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Hoffmann, R. A wiki for the life sciences where authorship matters. Nature Genetics (2008)

Slit-ventricle syndrome secondary to shunt-induced suture ossification.

OBJECTIVE: To report five children with slit-ventricle syndrome who were found to have increased intracranial pressure despite functioning cerebrospinal fluid shunts. METHODS: Computed tomographic scans demonstrated erosion of the inner table of the cranium and sclerosis of the cranial sutures, particularly the coronal suture. Magnetic resonance imaging scans demonstrated no cerebrospinal fluid over the convexities. The patients were treated with cranial expansion operations that included removal of the sclerotic sutures, which were examined histologically. RESULTS: Postoperatively, symptoms resolved for all children. Sutures were abnormal and contained foci of cartilage and bone within abnormally arranged fibrous tissue. CONCLUSION: We postulate that chronic overdrainage of cerebrospinal fluid via shunts dampens the normal cerebral pressure waves; growth of the calvarium is thus understimulated, and this leads to ossification of the sutures, which become unable to expand to allow normal brain growth. Shunt-induced craniostenosis should be considered for children with symptoms of slit-ventricle syndrome for whom shunts are functional but intracranial pressure is increased. Cranial expansion operations may be more appropriate treatments than subtemporal decompressions for such children, given the diffuseness of the suture pathological features.[1]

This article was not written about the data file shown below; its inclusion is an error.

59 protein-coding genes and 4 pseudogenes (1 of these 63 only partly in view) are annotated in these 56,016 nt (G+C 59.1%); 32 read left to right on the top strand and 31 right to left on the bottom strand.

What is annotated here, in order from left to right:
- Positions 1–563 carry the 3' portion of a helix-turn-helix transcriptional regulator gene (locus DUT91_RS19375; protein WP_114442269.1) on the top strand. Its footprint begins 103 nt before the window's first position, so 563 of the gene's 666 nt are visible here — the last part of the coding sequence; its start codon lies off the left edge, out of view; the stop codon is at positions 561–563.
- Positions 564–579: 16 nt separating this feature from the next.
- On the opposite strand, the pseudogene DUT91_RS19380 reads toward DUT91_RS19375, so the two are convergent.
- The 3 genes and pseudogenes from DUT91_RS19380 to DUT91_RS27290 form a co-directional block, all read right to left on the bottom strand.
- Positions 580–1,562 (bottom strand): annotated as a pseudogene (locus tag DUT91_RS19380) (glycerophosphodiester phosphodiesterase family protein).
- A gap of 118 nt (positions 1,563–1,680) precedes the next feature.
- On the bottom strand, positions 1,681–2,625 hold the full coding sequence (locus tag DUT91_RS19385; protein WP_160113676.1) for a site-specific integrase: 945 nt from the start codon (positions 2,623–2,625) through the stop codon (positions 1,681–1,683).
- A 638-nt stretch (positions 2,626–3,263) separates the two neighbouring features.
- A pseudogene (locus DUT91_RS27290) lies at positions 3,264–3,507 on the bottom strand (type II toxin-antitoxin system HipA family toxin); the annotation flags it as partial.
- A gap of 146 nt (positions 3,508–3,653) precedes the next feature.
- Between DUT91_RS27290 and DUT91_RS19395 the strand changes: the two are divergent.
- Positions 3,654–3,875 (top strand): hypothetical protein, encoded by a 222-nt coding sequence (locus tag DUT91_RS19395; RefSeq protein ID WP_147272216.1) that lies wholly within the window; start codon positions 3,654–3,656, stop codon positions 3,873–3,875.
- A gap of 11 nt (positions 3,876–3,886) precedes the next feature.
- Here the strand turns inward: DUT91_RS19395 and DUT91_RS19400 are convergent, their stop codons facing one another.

1. Slit-ventricle syndrome secondary to shunt-induced suture ossification. Albright, A.L., Tyler-Kabara, E. Neurosurgery (2001) [Pubmed]
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